How Do I Get Involved?
4 minute read
One of the very first things that I did after starting physical therapy school was join the American Physical Therapy Association.
I had been following APTA on social media for years as a pre-physical therapy student and was excited to finally have the opportunity to become a member. I spent more time than I care to admit exploring all of the members-only resources, and I could not wait to receive my membership certificate and my first copy of PT in Motion magazine in the mail. However, the excitement faded, and I realized that although I was proud to be a member, I had no idea how I really planned to use my membership as a student.
During a meeting with my academic advisor shortly after joining, I mentioned that I was interested in health care policy and public health issues, and he invited me to the Oregon Physical Therapy Association's Government Affairs Committee meeting. I was very hesitant to take him up on the offer. After all, what did I really know about government affairs? I knew it would be out of my comfort zone, and I decided to take some time to think about it before committing. However, a month later I finally said yes and took that first step toward becoming involved. Although I still don't know very much about government affairs, taking that first step opened doors for me to meet some inspiring people, learn about physical therapy advocacy, and begin my own journey of professional involvement.
I have learned much more than I thought possible during my first year of physical therapy school, but perhaps the biggest lesson has been to just say yes to opportunities. I spent much of my first semester of school wanting to be more involved, but having no idea how to go about it. While I know that I have only scratched the surface of what it means to be involved in APTA, I do have some advice for students who may be in that same boat.
Join APTA. I feel so much more connected to the physical therapy community by being a member of APTA and having the opportunity to be engaged with what is happening in the profession outside of the classroom, which has made me that much more excited to keep studying to become a physical therapist. I recently learned about #PTfam at an APTA Value Talk, and I think that it perfectly describes how it feels to be an APTA member, especially as a student.
Tell people that you're interested. I learned that many of my professors are involved with APTA at the state or national levels. They want to help students get involved, but they have to know that you are interested! If you don't know who to ask, start with your advisor or a favorite professor and simply tell them that you want to be more involved. I have no doubt that they will know who to connect you with to help you pursue your passions. You also can reach out to a member of the APTA Student Assembly Board of Directors or the core ambassador in your state. They exist to help students get involved.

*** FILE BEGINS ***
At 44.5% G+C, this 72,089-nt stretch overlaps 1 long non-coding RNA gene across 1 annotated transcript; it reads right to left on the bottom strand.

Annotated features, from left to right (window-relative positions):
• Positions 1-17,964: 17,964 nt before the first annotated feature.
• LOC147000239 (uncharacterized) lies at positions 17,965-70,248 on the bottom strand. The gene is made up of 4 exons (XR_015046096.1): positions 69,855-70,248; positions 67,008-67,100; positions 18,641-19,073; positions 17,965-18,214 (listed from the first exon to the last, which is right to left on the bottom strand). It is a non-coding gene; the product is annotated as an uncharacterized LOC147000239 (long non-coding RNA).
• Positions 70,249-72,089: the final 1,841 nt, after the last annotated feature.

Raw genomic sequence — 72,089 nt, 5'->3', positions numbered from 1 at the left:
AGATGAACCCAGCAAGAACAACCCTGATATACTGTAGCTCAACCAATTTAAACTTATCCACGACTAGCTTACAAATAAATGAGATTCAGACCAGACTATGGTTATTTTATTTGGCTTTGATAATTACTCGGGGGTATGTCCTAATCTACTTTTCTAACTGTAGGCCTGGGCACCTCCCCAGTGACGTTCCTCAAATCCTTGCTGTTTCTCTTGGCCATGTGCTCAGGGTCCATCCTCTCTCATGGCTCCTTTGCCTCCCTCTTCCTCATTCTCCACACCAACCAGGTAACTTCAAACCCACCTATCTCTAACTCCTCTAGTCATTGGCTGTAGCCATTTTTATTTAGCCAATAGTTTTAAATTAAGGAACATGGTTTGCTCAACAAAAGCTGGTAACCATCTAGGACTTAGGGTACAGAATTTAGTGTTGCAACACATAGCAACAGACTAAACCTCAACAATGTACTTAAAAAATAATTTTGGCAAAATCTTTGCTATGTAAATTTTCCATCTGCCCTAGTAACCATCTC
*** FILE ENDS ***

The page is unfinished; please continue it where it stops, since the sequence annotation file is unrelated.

Say yes! I did not know what I was getting into at that first committee meeting, but attending was the first step. I have had the opportunity to meet some awesome people who are doing great things for the profession, and I've learned a lot about what physical therapy advocacy looks like in Oregon and nationally. Once I said yes to that first opportunity, I started to say yes to many more, including being selected to be on Oregon's Student Leadership Committee and serving as next year's core ambassador.
Be a resource for others. I think that it is really important for students who are involved with APTA to reach out to others who want to be involved as well. After all, those students are the very ones who encouraged me to get involved. We are the future of the profession, and the more people we can encourage and bring with us, the better!
The first year of physical therapy school is difficult. Everything is new and challenging, and it took me a long time to feel like I was truly good enough to be in my program and in this profession. However, when I began getting involved with the Oregon Physical Therapy Association, I started to feel much more at home in the world of physical therapy. For anyone thinking about getting more involved, my advice is to go for it! Don't worry that you don't know enough or aren't far enough along in your program, because involvement can be for everyone. I've learned that there are so many involvement opportunities at the program, state, and national levels, so if you're interested, there is a place for you. I am looking forward to growing in my professional involvement and putting my APTA membership to good use in the years to come.
Want to get involved? Check out the student involvement guide and sign-up for APTA's volunteer portal, APTA Engage.
Sydney Neumann, SPT, is a student at Pacific University and serves as the core ambassador for Oregon. You can connect with Sydney on Twitter at @neumann_sydney.
New Federal Student Loan Changes Over COVID-19
2 minute read
With lectures and labs being suspended and online learning becoming the norm, physical therapy students have had to adjust to a new normal. But there is some potentially good news when it comes to students who have federal student loans.
First, on March 20, the Department of Education announced that it would provide financial relief to current students and graduates with student loan debt during the national emergency. The office of Federal Student Aid announced the following changes:
- All federal student loan interest rates will automatically be set to 0% for at least 60 days.
- Borrowers who are delinquent on payments for more than 31 days will be automatically placed in administrative forbearance (or suspension of payments without penalty) for at least 60 days.
- All borrowers can request administrative forbearance by contacting their loan service provider.